A Suburban City Girl in A Small Town

Moment by moment……

My Italia – Part Three: Tuscany

on January 17, 2013
Corporal of Bolsena

Corporal of Bolsena (Photo credit: Wikipedia)

 

Tuscany. The land of wine. Over the years, artists have tried to capture the exquisite beauty of this rolling country. I thought they had until…. 

We drove up a winding driveway to our hotel, Villa Ambra, on a dusky evening. The gentleman who checked us in also happened to be the owner so we knew right away we were in good hands. Villa Ambra is probably the most charming hotel I have ever stayed at in my life. The wine was delicious, made from homegrown vines. The olives were not only grown on site but sent out for the first press (which is the purest). The food was all homemade. I had my first taste of rabbit and duck – both succulent. They served something called bread soup which was exactly that – a soup soaked up into bread. Divine! 

One thing I forgot to mention when talking about Rome was the fish place we went to for fried fish. The restaurant didn’t look like much from the outside but inside – heaven wrapped in paper awaited. Our meal was simply one rather large piece of fish deep-fried to golden perfection, a salad and a glass of red wine, from the tap! I’m not a huge fish-eater but this fish was delicate, tender, flavorful and melted in your mouth. I’ve wanted it ever since but unfortunately, I’ve not been able to find a place that does it like they did it. Perhaps when I’m in England and Ireland this fall, I will find equally delicious fish and chips. 

Digression over now – back to Tuscany. When I started this article, I said artists have tried to capture the beauty of this part of the country. ‘Tried’ is as close a term as can be used. Tuscany is simply breathtaking. We visited a little tiny town called Orvieto in Umbria. We parked below, took about 6 escalators to get to the “tram” that took us up the rest of the hill. We walked the streets of this quaint, little town that seemed to hiding away from the hustle and bustle of every day hectic life. Brick buildings, tiny alleyways, uneven streets, restaurants carved out of the earth itself and the best white wine ever earmarked this town. We were only there one day but it was enough. I remember almost jumping for joy when tourist came up to me asking me questions about the town, as though I were a resident. It’s always good to shake off the dust of tourism and blend in with the local populace.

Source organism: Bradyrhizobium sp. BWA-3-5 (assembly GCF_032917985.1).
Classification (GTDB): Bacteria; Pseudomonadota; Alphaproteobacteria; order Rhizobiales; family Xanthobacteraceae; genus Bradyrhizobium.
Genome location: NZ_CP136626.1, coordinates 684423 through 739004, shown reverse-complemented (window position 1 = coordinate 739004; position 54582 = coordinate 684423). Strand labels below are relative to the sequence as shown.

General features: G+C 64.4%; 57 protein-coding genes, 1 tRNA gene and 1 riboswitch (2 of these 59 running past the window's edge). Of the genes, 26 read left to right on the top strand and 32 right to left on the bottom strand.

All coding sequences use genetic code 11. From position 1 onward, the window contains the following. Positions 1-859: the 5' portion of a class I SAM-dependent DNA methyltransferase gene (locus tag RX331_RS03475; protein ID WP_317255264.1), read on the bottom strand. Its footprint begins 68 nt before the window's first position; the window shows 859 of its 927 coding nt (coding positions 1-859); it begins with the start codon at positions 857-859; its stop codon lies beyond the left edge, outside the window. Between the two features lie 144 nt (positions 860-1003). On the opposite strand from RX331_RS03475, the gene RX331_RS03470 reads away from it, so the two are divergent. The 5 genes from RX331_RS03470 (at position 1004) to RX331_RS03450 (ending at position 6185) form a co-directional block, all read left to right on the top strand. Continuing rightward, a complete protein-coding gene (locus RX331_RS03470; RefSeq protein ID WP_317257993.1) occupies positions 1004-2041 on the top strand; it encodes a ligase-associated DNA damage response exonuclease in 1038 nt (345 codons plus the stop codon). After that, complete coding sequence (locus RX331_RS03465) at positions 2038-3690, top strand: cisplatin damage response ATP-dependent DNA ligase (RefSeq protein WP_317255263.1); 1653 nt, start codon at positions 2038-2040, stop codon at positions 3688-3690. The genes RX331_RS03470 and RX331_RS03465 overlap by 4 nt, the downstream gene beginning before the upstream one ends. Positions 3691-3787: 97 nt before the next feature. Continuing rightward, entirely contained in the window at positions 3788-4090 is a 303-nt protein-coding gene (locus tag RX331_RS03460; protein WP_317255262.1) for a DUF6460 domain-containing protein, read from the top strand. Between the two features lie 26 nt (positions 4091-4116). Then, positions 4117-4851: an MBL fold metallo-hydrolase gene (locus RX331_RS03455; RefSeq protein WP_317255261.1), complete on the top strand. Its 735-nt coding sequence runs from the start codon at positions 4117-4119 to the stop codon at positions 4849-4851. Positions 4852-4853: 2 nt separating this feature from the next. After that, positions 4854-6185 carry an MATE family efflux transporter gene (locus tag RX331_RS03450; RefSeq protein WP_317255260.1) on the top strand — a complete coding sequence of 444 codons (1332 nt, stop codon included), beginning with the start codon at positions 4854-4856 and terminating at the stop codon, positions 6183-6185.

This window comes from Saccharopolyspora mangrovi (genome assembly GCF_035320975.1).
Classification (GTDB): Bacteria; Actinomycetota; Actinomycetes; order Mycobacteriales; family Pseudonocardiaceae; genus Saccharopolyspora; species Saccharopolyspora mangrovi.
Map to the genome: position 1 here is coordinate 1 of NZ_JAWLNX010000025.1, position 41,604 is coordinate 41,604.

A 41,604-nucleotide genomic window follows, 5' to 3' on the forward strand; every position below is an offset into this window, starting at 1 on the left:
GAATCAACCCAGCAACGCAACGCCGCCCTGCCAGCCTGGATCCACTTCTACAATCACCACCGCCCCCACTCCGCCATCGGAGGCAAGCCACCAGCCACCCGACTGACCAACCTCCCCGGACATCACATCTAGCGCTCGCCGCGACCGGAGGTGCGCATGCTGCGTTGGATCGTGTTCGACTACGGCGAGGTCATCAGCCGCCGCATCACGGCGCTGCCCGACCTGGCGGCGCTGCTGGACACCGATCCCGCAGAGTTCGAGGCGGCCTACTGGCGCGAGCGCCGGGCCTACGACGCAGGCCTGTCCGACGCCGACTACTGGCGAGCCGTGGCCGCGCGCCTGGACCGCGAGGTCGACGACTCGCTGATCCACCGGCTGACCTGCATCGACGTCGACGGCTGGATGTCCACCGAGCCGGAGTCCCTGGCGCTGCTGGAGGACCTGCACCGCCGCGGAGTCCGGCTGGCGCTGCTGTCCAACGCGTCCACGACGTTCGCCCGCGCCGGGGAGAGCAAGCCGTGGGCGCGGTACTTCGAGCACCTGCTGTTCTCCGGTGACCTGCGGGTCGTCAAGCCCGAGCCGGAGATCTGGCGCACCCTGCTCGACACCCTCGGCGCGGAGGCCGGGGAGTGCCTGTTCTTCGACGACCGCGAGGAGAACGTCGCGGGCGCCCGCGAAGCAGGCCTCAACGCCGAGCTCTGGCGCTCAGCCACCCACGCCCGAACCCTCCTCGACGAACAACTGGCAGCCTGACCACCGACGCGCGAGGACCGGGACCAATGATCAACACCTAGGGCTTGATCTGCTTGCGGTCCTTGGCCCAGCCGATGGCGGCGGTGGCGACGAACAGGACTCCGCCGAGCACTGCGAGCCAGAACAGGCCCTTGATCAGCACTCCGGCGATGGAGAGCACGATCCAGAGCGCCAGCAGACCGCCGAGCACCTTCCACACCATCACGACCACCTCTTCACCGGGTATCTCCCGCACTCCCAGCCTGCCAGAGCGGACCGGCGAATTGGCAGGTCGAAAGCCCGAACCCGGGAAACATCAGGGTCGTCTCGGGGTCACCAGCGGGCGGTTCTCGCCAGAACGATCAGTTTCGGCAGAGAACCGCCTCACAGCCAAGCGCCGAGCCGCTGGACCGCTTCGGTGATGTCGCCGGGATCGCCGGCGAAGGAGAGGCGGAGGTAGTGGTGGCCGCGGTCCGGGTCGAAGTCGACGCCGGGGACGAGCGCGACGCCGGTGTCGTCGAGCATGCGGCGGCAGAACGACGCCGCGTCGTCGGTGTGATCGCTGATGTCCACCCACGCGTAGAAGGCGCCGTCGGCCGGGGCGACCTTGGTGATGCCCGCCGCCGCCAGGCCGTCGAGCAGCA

At this town’s center was its cathedral. Tall and magnificent  it almost looked out of place. The cathedral in Orvieto is home to the Corporal of Bolsena. The story behind it is about a traveling priest who doubted the transformation of the host into the body of Christ until the host began to bleed and stained the altar cloth. This is located in a chapel off-sides within the Cathedral and it moved the soul to see something so historical. While sitting there, we admired the huge organ and hoped to hear it play. As if on command, it roared to life, resonating off the stone walls and lifting up towards the stained glass windows, filling the cathedral with the most beautiful music I’d ever heard. It was truly one of the most poignant moments. 

Several little nuns all dressed in traditional grey habits peppered the town. Short, sweet and speaking French, they walked quickly back to the tram with us and crowded as many of they could into the tramcar. A few got stuck in the turn-style and those watching laughed, their little high-pitched “hee hees” filling the car. I almost expected them to break out into song. Truly enjoyable! 

The next town we visited was Montepulciano. Located on a ridge in Siena, this town was one long, uphill climb to the top. Like Orvieto, there were little houses complete with flowers outside of the windows and tiny alleyways so there was a lot to see and do and many places to eat along the way. However, once you reached the top, the view of Tuscany was amazing! I saw all the rolling hills and the varying green and brown hues of the fields. I stepped to the edge, momentarily overcoming my fear of heights for a moment like that was not to be passed. No artist has ever done Tuscany the justice of the true beauty it holds. It was just breathtaking!

Walking down Montepulciano is just as hard walking up. As we had to put more money in the parking meter, we walked down and back up to the very top again where we had a lovely meal, gorgeous wine and stunning eggplant. The food did not disappoint. On our way out, I made a purchase on my own, once again taking pride in my fearlessness to attempt to communicate in a language I did not understand. 

Arriving back at our hotel each night, we had a lovely meal in the dining room before retreating to our rooms to rest up for the next day’s adventures. There was a man, a guest, who reminded me of Luciano Pavarotti. I remember laughing and pointing him out to my dad because this man never stopped talking. He also never stopped eating. I assumed it was all part of the Italian charm and a talent to eat and talk at the same time gracefully. The next morning, while checking out, this man sat with me in the parlor and attempted to chat me up. Ahhh, God bless my lack of Italian!!!! 

We boarded our car for the fourth and final leg of our trip…..Torino!

 

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